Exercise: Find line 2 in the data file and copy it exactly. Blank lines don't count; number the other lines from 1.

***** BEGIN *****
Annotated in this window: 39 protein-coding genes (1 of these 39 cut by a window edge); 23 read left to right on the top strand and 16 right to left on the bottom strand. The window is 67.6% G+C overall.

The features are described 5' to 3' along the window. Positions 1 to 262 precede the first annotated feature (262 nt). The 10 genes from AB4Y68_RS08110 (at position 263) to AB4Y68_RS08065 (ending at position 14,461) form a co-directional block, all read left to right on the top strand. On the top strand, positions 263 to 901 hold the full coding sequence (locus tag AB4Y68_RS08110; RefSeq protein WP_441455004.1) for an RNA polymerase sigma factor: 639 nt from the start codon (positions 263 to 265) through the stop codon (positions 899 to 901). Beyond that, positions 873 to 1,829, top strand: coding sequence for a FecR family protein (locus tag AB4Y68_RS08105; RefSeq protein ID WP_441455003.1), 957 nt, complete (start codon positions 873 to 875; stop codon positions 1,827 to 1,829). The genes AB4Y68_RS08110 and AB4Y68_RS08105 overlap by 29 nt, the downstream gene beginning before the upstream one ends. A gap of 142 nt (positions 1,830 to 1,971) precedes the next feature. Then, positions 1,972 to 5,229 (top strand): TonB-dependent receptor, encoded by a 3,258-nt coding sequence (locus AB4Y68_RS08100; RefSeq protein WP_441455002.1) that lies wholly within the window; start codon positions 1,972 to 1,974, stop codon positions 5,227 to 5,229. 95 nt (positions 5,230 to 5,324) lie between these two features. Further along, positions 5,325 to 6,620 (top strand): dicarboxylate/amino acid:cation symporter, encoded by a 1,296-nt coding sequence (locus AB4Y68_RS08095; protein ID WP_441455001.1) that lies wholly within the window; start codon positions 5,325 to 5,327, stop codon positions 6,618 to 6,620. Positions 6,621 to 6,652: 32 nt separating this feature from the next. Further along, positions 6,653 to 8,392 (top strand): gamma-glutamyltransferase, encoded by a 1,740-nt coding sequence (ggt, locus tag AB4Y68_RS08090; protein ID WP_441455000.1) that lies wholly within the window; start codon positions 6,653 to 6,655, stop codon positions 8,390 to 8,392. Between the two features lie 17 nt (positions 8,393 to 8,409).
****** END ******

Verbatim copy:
The features are described 5' to 3' along the window. Positions 1 to 262 precede the first annotated feature (262 nt). The 10 genes from AB4Y68_RS08110 (at position 263) to AB4Y68_RS08065 (ending at position 14,461) form a co-directional block, all read left to right on the top strand. On the top strand, positions 263 to 901 hold the full coding sequence (locus tag AB4Y68_RS08110; RefSeq protein WP_441455004.1) for an RNA polymerase sigma factor: 639 nt from the start codon (positions 263 to 265) through the stop codon (positions 899 to 901). Beyond that, positions 873 to 1,829, top strand: coding sequence for a FecR family protein (locus tag AB4Y68_RS08105; RefSeq protein ID WP_441455003.1), 957 nt, complete (start codon positions 873 to 875; stop codon positions 1,827 to 1,829). The genes AB4Y68_RS08110 and AB4Y68_RS08105 overlap by 29 nt, the downstream gene beginning before the upstream one ends. A gap of 142 nt (positions 1,830 to 1,971) precedes the next feature. Then, positions 1,972 to 5,229 (top strand): TonB-dependent receptor, encoded by a 3,258-nt coding sequence (locus AB4Y68_RS08100; RefSeq protein WP_441455002.1) that lies wholly within the window; start codon positions 1,972 to 1,974, stop codon positions 5,227 to 5,229. 95 nt (positions 5,230 to 5,324) lie between these two features. Further along, positions 5,325 to 6,620 (top strand): dicarboxylate/amino acid:cation symporter, encoded by a 1,296-nt coding sequence (locus AB4Y68_RS08095; protein ID WP_441455001.1) that lies wholly within the window; start codon positions 5,325 to 5,327, stop codon positions 6,618 to 6,620. Positions 6,621 to 6,652: 32 nt separating this feature from the next. Further along, positions 6,653 to 8,392 (top strand): gamma-glutamyltransferase, encoded by a 1,740-nt coding sequence (ggt, locus tag AB4Y68_RS08090; protein ID WP_441455000.1) that lies wholly within the window; start codon positions 6,653 to 6,655, stop codon positions 8,390 to 8,392. Between the two features lie 17 nt (positions 8,393 to 8,409).